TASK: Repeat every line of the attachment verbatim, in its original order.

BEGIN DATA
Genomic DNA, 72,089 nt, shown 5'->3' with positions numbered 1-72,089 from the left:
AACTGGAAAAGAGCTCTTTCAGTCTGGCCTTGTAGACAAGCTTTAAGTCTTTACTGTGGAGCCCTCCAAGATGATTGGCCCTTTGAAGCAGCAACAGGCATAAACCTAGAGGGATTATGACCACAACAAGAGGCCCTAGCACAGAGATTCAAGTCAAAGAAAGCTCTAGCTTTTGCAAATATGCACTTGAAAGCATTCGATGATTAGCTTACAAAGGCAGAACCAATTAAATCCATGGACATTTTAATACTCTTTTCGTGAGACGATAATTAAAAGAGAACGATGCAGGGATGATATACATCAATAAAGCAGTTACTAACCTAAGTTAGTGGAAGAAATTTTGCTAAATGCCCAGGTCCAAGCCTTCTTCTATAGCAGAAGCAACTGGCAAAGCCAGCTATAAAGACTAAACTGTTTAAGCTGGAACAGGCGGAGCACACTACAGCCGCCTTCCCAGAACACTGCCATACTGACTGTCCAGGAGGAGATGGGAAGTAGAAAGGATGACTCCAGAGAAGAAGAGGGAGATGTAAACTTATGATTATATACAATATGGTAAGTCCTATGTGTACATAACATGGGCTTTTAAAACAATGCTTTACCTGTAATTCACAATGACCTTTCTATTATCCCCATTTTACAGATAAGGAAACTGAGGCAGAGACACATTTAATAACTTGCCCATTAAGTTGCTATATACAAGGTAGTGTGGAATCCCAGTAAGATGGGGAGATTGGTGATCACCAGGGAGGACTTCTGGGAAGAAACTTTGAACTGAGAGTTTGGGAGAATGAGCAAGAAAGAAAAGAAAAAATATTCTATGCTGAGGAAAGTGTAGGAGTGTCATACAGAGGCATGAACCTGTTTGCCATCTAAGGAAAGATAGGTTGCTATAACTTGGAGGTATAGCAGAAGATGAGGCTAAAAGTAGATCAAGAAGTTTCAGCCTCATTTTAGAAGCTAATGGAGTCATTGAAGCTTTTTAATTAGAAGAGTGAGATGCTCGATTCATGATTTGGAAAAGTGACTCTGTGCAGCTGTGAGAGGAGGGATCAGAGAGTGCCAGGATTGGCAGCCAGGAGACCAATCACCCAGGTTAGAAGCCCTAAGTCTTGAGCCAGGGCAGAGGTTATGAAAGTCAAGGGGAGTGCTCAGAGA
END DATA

Genomic DNA, 72,089 nt, shown 5'->3' with positions numbered 1-72,089 from the left:
AACTGGAAAAGAGCTCTTTCAGTCTGGCCTTGTAGACAAGCTTTAAGTCTTTACTGTGGAGCCCTCCAAGATGATTGGCCCTTTGAAGCAGCAACAGGCATAAACCTAGAGGGATTATGACCACAACAAGAGGCCCTAGCACAGAGATTCAAGTCAAAGAAAGCTCTAGCTTTTGCAAATATGCACTTGAAAGCATTCGATGATTAGCTTACAAAGGCAGAACCAATTAAATCCATGGACATTTTAATACTCTTTTCGTGAGACGATAATTAAAAGAGAACGATGCAGGGATGATATACATCAATAAAGCAGTTACTAACCTAAGTTAGTGGAAGAAATTTTGCTAAATGCCCAGGTCCAAGCCTTCTTCTATAGCAGAAGCAACTGGCAAAGCCAGCTATAAAGACTAAACTGTTTAAGCTGGAACAGGCGGAGCACACTACAGCCGCCTTCCCAGAACACTGCCATACTGACTGTCCAGGAGGAGATGGGAAGTAGAAAGGATGACTCCAGAGAAGAAGAGGGAGATGTAAACTTATGATTATATACAATATGGTAAGTCCTATGTGTACATAACATGGGCTTTTAAAACAATGCTTTACCTGTAATTCACAATGACCTTTCTATTATCCCCATTTTACAGATAAGGAAACTGAGGCAGAGACACATTTAATAACTTGCCCATTAAGTTGCTATATACAAGGTAGTGTGGAATCCCAGTAAGATGGGGAGATTGGTGATCACCAGGGAGGACTTCTGGGAAGAAACTTTGAACTGAGAGTTTGGGAGAATGAGCAAGAAAGAAAAGAAAAAATATTCTATGCTGAGGAAAGTGTAGGAGTGTCATACAGAGGCATGAACCTGTTTGCCATCTAAGGAAAGATAGGTTGCTATAACTTGGAGGTATAGCAGAAGATGAGGCTAAAAGTAGATCAAGAAGTTTCAGCCTCATTTTAGAAGCTAATGGAGTCATTGAAGCTTTTTAATTAGAAGAGTGAGATGCTCGATTCATGATTTGGAAAAGTGACTCTGTGCAGCTGTGAGAGGAGGGATCAGAGAGTGCCAGGATTGGCAGCCAGGAGACCAATCACCCAGGTTAGAAGCCCTAAGTCTTGAGCCAGGGCAGAGGTTATGAAAGTCAAGGGGAGTGCTCAGAGA